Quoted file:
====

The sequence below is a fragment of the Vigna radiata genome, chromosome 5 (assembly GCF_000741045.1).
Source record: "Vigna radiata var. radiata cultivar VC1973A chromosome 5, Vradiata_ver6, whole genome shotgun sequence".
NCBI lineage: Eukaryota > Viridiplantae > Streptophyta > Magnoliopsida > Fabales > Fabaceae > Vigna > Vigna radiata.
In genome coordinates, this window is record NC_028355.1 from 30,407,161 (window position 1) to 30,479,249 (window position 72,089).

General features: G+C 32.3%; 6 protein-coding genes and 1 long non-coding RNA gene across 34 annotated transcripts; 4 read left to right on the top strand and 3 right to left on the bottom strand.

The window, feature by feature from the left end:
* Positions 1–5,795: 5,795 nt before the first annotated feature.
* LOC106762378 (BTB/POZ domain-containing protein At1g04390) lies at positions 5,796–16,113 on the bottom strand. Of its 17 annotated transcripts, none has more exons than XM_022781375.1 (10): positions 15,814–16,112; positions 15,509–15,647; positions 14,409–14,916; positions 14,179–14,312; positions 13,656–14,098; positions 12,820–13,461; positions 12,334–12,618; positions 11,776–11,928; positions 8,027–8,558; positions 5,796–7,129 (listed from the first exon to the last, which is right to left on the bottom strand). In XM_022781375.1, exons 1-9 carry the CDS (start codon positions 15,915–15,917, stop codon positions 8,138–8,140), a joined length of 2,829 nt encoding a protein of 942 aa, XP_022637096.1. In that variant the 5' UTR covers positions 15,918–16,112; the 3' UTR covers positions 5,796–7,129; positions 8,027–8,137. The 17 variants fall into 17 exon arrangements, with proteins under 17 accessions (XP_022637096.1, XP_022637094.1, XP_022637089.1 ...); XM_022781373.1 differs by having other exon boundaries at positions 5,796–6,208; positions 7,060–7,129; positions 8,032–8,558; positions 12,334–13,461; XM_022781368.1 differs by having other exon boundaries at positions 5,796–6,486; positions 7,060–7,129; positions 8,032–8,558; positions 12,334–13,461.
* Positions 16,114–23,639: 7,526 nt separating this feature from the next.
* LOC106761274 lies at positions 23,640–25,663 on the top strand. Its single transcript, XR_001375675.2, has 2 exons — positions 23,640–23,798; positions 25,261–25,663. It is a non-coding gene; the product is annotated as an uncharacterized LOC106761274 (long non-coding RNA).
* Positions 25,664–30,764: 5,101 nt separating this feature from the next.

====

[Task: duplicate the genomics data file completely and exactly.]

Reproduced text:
The sequence below is a fragment of the Vigna radiata genome, chromosome 5 (assembly GCF_000741045.1).
Source record: "Vigna radiata var. radiata cultivar VC1973A chromosome 5, Vradiata_ver6, whole genome shotgun sequence".
NCBI lineage: Eukaryota > Viridiplantae > Streptophyta > Magnoliopsida > Fabales > Fabaceae > Vigna > Vigna radiata.
In genome coordinates, this window is record NC_028355.1 from 30,407,161 (window position 1) to 30,479,249 (window position 72,089).

General features: G+C 32.3%; 6 protein-coding genes and 1 long non-coding RNA gene across 34 annotated transcripts; 4 read left to right on the top strand and 3 right to left on the bottom strand.

The window, feature by feature from the left end:
* Positions 1–5,795: 5,795 nt before the first annotated feature.
* LOC106762378 (BTB/POZ domain-containing protein At1g04390) lies at positions 5,796–16,113 on the bottom strand. Of its 17 annotated transcripts, none has more exons than XM_022781375.1 (10): positions 15,814–16,112; positions 15,509–15,647; positions 14,409–14,916; positions 14,179–14,312; positions 13,656–14,098; positions 12,820–13,461; positions 12,334–12,618; positions 11,776–11,928; positions 8,027–8,558; positions 5,796–7,129 (listed from the first exon to the last, which is right to left on the bottom strand). In XM_022781375.1, exons 1-9 carry the CDS (start codon positions 15,915–15,917, stop codon positions 8,138–8,140), a joined length of 2,829 nt encoding a protein of 942 aa, XP_022637096.1. In that variant the 5' UTR covers positions 15,918–16,112; the 3' UTR covers positions 5,796–7,129; positions 8,027–8,137. The 17 variants fall into 17 exon arrangements, with proteins under 17 accessions (XP_022637096.1, XP_022637094.1, XP_022637089.1 ...); XM_022781373.1 differs by having other exon boundaries at positions 5,796–6,208; positions 7,060–7,129; positions 8,032–8,558; positions 12,334–13,461; XM_022781368.1 differs by having other exon boundaries at positions 5,796–6,486; positions 7,060–7,129; positions 8,032–8,558; positions 12,334–13,461.
* Positions 16,114–23,639: 7,526 nt separating this feature from the next.
* LOC106761274 lies at positions 23,640–25,663 on the top strand. Its single transcript, XR_001375675.2, has 2 exons — positions 23,640–23,798; positions 25,261–25,663. It is a non-coding gene; the product is annotated as an uncharacterized LOC106761274 (long non-coding RNA).
* Positions 25,664–30,764: 5,101 nt separating this feature from the next.